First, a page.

Grecian Windflower, Poppy Anemone 'Mr. Fokker'

Anemone coronaria

Family: Ranunculaceae (ra-nun-kew-LAY-see-ee) (Info)
Genus: Anemone (uh-NEM-oh-nee) (Info)
Species: coronaria (kor-oh-NAR-ee-uh) (Info)
Cultivar: Mr. Fokker
Additional cultivar information:(De Caen Group)
View this plant in a garden



Foliage Color:

Unknown - Tell us

Bloom Characteristics:

Unknown - Tell us

Water Requirements:

Unknown - Tell us

Where to Grow:

Unknown - Tell us


6-12 in. (15-30 cm)

12-18 in. (30-45 cm)


3-6 in. (7-15 cm)


USDA Zone 6a: to -23.3 C (-10 F)

USDA Zone 6b: to -20.5 C (-5 F)

USDA Zone 7a: to -17.7 C (0 F)

USDA Zone 7b: to -14.9 C (5 F)

USDA Zone 8a: to -12.2 C (10 F)

USDA Zone 8b: to -9.4 C (15 F)

USDA Zone 9a: to -6.6 C (20 F)

USDA Zone 9b: to -3.8 C (25 F)

Sun Exposure:

Light Shade

Partial to Full Shade


Unknown - Tell us

Bloom Color:


Bloom Time:

Late Winter/Early Spring



Other details:

Unknown - Tell us

Soil pH requirements:

Unknown - Tell us

Patent Information:

Unknown - Tell us

Propagation Methods:

By dividing rhizomes, tubers, corms or bulbs (including offsets)

Seed Collecting:

Unknown - Tell us


This plant has been said to grow in the following regions:

Larkfield-wikiup, California

Gainesville, Georgia

Rathdrum, Idaho

Bolingbrook, Illinois

West Lafayette, Indiana

Louisville, Kentucky

Lebanon, Maine

Natchez, Mississippi

Port Washington, New York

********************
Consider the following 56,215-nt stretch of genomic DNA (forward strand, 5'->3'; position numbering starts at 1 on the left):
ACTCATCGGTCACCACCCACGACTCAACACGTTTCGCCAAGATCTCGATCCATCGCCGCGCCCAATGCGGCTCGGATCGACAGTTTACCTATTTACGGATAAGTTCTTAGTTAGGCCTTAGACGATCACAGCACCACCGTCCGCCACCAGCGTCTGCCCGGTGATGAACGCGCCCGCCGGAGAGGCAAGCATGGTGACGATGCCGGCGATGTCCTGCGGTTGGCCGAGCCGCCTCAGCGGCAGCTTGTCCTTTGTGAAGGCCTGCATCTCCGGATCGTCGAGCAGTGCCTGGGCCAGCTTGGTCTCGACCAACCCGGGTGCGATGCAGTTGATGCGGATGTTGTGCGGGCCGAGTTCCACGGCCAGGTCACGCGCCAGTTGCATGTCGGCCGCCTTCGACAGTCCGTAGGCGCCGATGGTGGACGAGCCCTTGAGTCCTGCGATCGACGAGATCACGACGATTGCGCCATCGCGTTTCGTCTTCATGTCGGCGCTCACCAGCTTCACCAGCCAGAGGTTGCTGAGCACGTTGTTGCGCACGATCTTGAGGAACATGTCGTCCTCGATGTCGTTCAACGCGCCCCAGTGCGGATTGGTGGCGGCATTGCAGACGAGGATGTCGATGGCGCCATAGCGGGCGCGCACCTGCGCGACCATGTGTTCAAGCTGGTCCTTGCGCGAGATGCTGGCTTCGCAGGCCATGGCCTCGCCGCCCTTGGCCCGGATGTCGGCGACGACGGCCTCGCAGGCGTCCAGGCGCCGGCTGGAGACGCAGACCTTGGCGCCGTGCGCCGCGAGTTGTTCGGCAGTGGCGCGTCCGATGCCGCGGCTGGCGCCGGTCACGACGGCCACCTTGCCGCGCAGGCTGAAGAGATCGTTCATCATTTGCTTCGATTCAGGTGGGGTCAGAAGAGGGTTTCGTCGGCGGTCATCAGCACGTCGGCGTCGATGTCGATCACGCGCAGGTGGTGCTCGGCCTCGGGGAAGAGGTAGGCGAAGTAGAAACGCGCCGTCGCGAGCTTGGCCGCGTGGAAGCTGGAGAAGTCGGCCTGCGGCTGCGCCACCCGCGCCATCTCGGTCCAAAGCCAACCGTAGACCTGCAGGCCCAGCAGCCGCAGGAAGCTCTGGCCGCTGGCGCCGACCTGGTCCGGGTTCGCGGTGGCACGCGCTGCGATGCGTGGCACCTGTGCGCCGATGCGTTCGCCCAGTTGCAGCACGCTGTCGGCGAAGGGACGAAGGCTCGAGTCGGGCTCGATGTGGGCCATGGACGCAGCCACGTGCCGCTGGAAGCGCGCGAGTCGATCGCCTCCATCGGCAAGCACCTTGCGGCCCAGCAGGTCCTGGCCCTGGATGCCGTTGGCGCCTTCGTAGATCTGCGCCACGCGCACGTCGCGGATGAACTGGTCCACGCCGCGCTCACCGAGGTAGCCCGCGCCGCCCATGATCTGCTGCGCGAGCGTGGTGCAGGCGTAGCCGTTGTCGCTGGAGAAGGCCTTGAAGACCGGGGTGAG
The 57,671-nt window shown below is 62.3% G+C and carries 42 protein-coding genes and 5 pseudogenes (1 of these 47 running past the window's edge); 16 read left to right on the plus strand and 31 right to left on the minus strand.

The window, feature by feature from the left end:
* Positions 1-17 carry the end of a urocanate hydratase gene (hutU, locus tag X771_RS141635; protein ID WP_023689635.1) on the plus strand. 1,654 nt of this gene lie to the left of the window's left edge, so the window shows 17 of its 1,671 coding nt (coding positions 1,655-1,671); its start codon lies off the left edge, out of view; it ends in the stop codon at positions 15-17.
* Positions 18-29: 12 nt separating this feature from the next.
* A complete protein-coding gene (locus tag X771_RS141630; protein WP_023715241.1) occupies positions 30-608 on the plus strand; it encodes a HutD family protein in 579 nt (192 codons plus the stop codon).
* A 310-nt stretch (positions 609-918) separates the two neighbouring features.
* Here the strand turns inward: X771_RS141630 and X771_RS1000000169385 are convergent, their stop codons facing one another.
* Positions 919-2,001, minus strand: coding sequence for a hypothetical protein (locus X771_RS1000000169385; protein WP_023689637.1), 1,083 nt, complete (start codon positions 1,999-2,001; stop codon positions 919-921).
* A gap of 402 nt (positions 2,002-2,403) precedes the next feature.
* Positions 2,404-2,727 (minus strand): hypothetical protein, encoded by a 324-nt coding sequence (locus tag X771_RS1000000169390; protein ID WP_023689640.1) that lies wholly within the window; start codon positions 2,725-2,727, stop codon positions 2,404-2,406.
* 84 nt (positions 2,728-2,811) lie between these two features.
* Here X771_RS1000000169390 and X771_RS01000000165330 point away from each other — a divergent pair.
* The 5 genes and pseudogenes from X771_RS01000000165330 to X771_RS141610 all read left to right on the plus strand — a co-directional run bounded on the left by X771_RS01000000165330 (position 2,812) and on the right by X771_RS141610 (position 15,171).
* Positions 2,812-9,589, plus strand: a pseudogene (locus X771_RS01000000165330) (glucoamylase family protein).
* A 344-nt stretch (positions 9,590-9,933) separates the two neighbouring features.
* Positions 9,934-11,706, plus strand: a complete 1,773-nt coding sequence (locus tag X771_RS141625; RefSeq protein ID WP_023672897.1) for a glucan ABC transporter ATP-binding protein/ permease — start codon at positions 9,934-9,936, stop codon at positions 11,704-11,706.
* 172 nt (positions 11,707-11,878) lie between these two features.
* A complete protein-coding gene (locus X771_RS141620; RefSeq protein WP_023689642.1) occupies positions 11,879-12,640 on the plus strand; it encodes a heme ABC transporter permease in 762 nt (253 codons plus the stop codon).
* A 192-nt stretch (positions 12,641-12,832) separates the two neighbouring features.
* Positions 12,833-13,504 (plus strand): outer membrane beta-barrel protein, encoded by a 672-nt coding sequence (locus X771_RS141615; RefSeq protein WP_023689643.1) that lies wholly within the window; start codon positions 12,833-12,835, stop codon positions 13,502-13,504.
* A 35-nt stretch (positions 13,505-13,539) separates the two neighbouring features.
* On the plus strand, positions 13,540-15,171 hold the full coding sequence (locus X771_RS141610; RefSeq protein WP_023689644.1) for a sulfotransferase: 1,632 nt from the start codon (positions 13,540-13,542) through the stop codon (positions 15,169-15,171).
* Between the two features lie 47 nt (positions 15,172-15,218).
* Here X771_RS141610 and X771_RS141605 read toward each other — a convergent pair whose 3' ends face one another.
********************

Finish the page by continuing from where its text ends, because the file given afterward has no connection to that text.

Southold, New York

Madison, Ohio

Austin, Texas

Kalama, Washington

show all

Gardeners' Notes:


On May 7, 2014, sladeofsky from Louisville, KY (Zone 6b) wrote:

My favorite cultivar. It can be grown in sun or shade. In a shaded position it will produce longer stems, while in sun the flowers are held closer to the foliage. Shade grown flowers produce better stems for cutting. Mr. Fokker may be a bit hardier than other A. coronaria. The flowers open a deep indigo purple and fade to a steely cornflower blue/lilac.


On Mar 31, 2013, TiaLee1 from Rathdrum, ID (Zone 5b) wrote:

I received a few corms (?) of this as a free gift. I almost forgot about them, but then planted them in late spring last year (2012) in a little spot and promptly forgot about them again.

Even though the area was tramped on and dug a little (that's when I saw them and remembered them!), they came up like gangbusters in June. They then proceed to bloom and bloom and bloom-until the snow weighed them down. Imagine my surprise this spring when the snow went and there was still some green on them, plus a couple of pathetic short blossoms trying to open!

They are the most gorgeous blooms that last and last. Mine are in full sun in zone 5b-6a. They seem to be making babies fairly well, too.